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FTC launches investigation into ChatGPT and its consumer impact

The US regulator continues its warpath through the tech industry.

Justin Carter, Contributing Editor

July 13, 2023

3 Min Read
Logo for ChatGPT.

The FTC is turning its attention to ChatGPT. Outlets such as the Washington Post write that the US regulator is looking into OpenAI's popular bot and if it's breached consumer protection laws. 

Earlier in the week, the FTC sent a 20-page document to OpenAI calling on the company to address risks related to AI models. In the past, it's repeatedly stressed that AI isn't exempt from consumer protection laws, and its list of demands underline how seriously it takes the matter.

For video games, this investigation comes as ChatGPT (and AI in general) is being used by game developers. Though some have been using it to help with coding or writing tasks, others have concerns about it being used as a way to reduce labor and lead to more employee cuts.

According to the document, the chief concern for the FTC is if ChatGPT has caused reputational harm to consumers. Among its demands is a list of detailed descriptions for any and all complaints received by OpenAI about ChatGPT making "false, misleading, disparaging or harmful" about people. 

The agency also called for research and test data gleaning how well consumers know "the accuracy or reliability of outputs" made by OpenAI tools, the way the company advertises its products, and complaint records about those aforementioned false statements.

ChatGPT has always been a target for regulation

Starting out, ChatGPT was touted as a fun little tool to create fake conversations with real-life people, or create its own games. But there've always been concerns about what it could mean plagiarism going forward, and its effect on the entire creative field. 

Hollywood writers and actors, for example, are both presently striking in part because of their concerns AI willl have on their respective fields. The worry is that studios will use an actor's likeness without said actor's explicit consent (particularly if they're dead) or write scripts wholesale as a way to save money on hiring human writers.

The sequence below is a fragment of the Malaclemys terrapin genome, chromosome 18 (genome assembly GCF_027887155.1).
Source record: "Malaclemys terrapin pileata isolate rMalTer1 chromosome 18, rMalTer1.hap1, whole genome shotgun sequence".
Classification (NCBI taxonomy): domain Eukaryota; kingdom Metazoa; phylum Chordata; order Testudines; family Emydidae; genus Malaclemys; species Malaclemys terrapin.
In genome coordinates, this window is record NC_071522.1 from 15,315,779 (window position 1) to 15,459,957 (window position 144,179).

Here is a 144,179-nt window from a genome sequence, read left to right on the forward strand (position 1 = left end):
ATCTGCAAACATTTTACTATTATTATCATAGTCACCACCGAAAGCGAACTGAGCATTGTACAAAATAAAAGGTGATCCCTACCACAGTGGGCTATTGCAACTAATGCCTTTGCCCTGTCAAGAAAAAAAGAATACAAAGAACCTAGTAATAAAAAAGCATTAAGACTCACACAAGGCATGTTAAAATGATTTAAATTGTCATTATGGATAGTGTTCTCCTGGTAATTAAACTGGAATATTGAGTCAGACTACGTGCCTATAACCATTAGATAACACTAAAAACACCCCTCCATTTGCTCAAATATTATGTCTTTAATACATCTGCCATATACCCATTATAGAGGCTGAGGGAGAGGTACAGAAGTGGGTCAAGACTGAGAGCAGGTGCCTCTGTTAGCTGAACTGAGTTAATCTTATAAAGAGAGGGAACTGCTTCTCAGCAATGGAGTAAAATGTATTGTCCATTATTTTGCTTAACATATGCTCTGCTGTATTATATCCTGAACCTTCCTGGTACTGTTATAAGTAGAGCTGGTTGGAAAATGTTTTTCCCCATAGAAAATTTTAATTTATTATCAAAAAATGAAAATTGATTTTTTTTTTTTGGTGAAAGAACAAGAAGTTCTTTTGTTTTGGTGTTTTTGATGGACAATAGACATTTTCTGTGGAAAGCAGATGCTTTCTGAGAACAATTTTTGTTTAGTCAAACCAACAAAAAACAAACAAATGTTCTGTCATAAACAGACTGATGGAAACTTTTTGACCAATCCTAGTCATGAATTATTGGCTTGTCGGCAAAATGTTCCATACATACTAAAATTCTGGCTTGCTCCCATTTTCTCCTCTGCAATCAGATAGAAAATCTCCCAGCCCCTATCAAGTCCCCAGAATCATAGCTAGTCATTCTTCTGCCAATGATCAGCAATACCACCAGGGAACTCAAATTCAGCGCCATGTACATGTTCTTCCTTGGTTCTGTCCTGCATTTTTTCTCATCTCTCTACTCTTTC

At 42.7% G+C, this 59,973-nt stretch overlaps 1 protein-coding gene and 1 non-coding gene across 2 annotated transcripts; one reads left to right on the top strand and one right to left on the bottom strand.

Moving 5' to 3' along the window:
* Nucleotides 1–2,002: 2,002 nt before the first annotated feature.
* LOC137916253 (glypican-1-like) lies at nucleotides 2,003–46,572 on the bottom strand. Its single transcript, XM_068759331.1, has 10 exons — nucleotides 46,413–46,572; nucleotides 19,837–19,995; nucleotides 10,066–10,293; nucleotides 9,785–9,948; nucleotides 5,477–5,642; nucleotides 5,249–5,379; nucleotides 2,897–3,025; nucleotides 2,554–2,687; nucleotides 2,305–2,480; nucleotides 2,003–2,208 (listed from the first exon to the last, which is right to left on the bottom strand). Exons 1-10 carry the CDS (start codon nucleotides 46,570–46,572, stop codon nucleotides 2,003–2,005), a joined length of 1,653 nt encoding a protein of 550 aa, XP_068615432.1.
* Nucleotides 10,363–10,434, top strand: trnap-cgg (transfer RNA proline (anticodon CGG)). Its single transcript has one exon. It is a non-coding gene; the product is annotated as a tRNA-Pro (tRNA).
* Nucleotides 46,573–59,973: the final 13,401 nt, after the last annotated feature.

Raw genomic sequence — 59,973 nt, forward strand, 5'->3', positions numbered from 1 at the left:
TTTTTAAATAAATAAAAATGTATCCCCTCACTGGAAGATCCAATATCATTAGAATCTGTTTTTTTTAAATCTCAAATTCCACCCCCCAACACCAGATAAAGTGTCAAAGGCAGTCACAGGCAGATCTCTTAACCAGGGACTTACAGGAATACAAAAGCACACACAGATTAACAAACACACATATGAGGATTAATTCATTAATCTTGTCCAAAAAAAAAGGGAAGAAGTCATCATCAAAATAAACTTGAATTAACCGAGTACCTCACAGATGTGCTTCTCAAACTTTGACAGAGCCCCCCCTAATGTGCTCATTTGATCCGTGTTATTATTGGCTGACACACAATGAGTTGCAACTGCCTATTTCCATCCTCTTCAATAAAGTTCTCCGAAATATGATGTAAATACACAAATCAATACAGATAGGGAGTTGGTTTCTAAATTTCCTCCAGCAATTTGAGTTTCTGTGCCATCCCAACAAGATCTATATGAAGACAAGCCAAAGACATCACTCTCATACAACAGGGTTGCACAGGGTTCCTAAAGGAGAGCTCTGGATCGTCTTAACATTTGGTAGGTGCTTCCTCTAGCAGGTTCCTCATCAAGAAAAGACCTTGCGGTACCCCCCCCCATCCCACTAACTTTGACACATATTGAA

As previously stated, the FTC has made clear it was always going to eventually make its way to OpenAI and ChatGPT. Back in April, chairperson Lina Khan said during a news conference on AI discrimination that "there is no AI exemption to the laws on the books."

"The FTC will vigorously enforce the law to combat unfair or deceptive practices or unfair methods of competition," she wrote.

The Washington Post noted that in recent months, ChatGPT has resulted in false scandals being spread around like actual news, and lawsuits regarding its damage to public figures' reputations. 

in June, Senate Majority Leader Chuck Schumer called on Congress to address various AI risks similar to those raised by the FTC. At the time, he called it "[potentially] our most spectacular innovation yet. [...] But if people don’t think innovation can be done safely, that will stifle AI’s development and even prevent us from moving forward.”

About the Author(s)

Justin Carter

Contributing Editor, GameDeveloper.com

A Kansas City, MO native, Justin Carter has written for numerous sites including IGN, Polygon, and SyFy Wire. In addition to Game Developer, his writing can be found at io9 over on Gizmodo. Don't ask him about how much gum he's had, because the answer will be more than he's willing to admit.

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